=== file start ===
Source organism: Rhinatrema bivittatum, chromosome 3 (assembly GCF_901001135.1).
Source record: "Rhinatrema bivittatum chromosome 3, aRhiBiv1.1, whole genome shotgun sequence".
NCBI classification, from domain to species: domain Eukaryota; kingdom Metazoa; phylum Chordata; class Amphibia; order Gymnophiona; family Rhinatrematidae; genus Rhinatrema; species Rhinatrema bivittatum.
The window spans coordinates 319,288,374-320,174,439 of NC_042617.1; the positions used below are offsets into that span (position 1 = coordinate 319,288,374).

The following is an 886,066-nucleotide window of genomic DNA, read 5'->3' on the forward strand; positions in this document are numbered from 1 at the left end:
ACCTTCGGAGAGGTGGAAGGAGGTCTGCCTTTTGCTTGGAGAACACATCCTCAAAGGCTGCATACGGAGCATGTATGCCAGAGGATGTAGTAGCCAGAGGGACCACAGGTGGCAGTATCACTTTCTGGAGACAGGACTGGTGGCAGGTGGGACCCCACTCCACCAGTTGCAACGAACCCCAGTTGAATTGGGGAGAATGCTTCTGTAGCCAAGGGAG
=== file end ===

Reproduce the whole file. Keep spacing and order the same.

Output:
Source organism: Rhinatrema bivittatum, chromosome 3 (assembly GCF_901001135.1).
Source record: "Rhinatrema bivittatum chromosome 3, aRhiBiv1.1, whole genome shotgun sequence".
NCBI classification, from domain to species: domain Eukaryota; kingdom Metazoa; phylum Chordata; class Amphibia; order Gymnophiona; family Rhinatrematidae; genus Rhinatrema; species Rhinatrema bivittatum.
The window spans coordinates 319,288,374-320,174,439 of NC_042617.1; the positions used below are offsets into that span (position 1 = coordinate 319,288,374).

The following is an 886,066-nucleotide window of genomic DNA, read 5'->3' on the forward strand; positions in this document are numbered from 1 at the left end:
ACCTTCGGAGAGGTGGAAGGAGGTCTGCCTTTTGCTTGGAGAACACATCCTCAAAGGCTGCATACGGAGCATGTATGCCAGAGGATGTAGTAGCCAGAGGGACCACAGGTGGCAGTATCACTTTCTGGAGACAGGACTGGTGGCAGGTGGGACCCCACTCCACCAGTTGCAACGAACCCCAGTTGAATTGGGGAGAATGCTTCTGTAGCCAAGGGAG